Could cash payments be about to make a comeback in Norway?
Despite the overwhelming majority of people in Norway preferring to use card or payment service Vipps, the Norwegian government wants to make it easier to pay with cash.
Cash has long been dethroned as the number one payment method in Norway, but could it be on its way to becoming king once again?
Norway's government has submitted a proposal for consultation that will try and solidify customers' rights to pay with cash in Norway.
"There is a need to clarify the rules and strengthen the consumer's right to cash payment. The cash crisis that arose in the run-up to May 17th (when card terminals across the country went down for hours) this year showed that cash payments must also be taken care of for emergency reasons," Justice Minister Emilie Enger Mehl said in a government announcement.
On Thursday, the government submitted a proposal outlining that customers in Norway will have the right to pay with cash in all fixed business premises where traders sell goods and services to the public.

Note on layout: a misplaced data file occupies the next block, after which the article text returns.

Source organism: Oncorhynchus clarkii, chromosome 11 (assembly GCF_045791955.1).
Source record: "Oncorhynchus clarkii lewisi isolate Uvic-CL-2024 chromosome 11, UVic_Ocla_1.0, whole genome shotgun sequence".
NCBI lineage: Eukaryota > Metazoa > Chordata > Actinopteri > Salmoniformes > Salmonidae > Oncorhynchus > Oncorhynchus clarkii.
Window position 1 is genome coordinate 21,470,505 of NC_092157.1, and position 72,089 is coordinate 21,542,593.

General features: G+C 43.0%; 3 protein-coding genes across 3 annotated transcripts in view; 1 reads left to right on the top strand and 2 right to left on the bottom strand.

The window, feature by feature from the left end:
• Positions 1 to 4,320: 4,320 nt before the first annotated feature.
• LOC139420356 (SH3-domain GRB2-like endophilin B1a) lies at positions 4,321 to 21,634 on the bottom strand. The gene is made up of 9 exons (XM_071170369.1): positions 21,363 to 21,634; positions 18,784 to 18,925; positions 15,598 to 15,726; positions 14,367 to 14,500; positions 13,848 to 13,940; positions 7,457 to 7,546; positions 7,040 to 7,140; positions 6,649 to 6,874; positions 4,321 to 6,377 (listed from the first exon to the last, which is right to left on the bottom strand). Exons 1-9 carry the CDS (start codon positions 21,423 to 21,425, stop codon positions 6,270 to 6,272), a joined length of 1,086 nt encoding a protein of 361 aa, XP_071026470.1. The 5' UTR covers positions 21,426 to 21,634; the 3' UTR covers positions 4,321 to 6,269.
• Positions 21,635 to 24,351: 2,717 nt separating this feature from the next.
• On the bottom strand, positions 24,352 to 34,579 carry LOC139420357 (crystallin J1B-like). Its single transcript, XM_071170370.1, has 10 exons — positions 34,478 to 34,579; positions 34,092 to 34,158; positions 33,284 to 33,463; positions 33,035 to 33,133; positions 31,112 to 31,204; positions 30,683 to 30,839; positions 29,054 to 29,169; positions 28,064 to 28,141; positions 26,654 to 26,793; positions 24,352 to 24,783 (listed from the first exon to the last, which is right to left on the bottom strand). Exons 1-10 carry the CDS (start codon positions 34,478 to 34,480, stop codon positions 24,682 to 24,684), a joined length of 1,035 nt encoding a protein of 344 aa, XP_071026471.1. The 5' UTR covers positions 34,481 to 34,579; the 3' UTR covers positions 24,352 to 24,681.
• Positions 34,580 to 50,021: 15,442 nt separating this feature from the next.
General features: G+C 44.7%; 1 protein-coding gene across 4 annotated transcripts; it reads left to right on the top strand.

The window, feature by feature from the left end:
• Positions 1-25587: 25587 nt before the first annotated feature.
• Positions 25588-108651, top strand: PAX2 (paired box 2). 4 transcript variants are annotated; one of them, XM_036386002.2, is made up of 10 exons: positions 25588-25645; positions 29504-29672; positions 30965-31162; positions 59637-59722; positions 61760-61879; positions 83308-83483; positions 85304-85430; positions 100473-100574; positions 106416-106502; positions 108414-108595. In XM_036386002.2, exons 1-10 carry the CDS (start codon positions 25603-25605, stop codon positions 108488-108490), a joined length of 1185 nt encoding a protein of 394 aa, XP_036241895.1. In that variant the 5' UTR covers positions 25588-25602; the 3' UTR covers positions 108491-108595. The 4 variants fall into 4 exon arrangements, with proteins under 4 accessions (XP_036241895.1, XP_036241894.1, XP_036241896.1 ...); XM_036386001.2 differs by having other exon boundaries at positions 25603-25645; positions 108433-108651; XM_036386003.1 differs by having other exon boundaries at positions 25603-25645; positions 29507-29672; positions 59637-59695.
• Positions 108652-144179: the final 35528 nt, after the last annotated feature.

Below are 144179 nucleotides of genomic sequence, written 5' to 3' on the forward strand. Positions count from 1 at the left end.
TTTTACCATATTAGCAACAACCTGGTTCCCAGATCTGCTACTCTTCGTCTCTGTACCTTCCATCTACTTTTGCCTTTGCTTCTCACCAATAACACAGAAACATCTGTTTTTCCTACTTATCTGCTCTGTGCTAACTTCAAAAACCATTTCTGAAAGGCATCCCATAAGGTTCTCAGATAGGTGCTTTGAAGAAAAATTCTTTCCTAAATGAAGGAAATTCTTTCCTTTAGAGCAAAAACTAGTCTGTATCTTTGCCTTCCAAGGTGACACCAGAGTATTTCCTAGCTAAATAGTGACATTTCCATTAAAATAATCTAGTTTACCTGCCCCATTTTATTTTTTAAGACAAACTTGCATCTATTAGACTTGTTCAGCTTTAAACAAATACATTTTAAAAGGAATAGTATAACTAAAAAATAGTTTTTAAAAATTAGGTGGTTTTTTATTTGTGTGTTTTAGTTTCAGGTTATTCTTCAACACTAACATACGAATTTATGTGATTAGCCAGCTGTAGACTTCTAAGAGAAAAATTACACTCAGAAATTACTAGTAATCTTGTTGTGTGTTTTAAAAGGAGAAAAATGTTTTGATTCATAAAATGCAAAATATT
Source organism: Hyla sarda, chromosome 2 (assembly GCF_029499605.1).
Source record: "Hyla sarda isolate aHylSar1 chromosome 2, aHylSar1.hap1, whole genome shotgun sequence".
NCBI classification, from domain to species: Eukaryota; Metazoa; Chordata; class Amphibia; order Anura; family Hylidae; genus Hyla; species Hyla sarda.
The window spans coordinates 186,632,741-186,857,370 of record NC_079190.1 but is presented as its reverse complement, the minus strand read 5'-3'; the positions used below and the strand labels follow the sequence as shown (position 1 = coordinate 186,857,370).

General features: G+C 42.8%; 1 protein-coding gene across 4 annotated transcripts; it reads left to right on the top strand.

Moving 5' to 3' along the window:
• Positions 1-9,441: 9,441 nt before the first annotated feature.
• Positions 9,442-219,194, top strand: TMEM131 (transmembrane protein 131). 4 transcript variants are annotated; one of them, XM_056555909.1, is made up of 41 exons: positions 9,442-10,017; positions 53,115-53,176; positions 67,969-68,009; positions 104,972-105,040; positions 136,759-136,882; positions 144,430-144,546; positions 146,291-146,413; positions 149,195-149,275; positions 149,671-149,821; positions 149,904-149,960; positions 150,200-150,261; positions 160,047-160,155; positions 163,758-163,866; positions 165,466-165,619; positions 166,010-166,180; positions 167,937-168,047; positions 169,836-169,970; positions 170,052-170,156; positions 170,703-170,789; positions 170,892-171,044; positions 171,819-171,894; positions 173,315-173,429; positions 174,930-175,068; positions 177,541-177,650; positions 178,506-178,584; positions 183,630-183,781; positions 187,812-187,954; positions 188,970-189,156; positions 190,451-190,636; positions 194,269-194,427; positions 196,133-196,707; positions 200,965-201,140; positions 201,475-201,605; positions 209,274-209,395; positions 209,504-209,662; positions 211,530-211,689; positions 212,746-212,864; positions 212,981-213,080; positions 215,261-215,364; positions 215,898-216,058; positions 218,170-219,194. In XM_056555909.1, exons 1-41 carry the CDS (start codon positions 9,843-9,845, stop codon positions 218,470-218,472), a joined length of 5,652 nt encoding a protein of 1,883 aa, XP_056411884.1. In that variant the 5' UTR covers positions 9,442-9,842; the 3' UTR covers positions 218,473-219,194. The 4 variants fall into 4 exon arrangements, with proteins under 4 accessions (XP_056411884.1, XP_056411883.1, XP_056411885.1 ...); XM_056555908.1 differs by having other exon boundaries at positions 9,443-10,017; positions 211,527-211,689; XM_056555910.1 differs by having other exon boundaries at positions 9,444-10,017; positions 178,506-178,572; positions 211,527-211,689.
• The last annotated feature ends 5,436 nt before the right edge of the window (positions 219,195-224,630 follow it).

In short, this proposal means that all shops, restaurants and service providers in Norway, excluding pop-up shops, food trucks and the like, will need to accept cash payment.
The Financial Agreements Act (1999) doesn't explicitly state where cash can and can't be used to pay for things, the government has said.
An increasing trend for stores in Norway is to refuse to accept cash, with the government hoping to reverse that.
"The expectation of being able to pay with cash is strongest when a product or service is sold in a physical sales premises. Such an option should be available to everyone, including those who cannot or do not want to use other solutions. Nevertheless, it is becoming increasingly common that shops do not accept cash. The government wants to do something about that," Mehl said.
Consultation on the bill will end in December, meaning the proposal will probably not enter law until some point next year.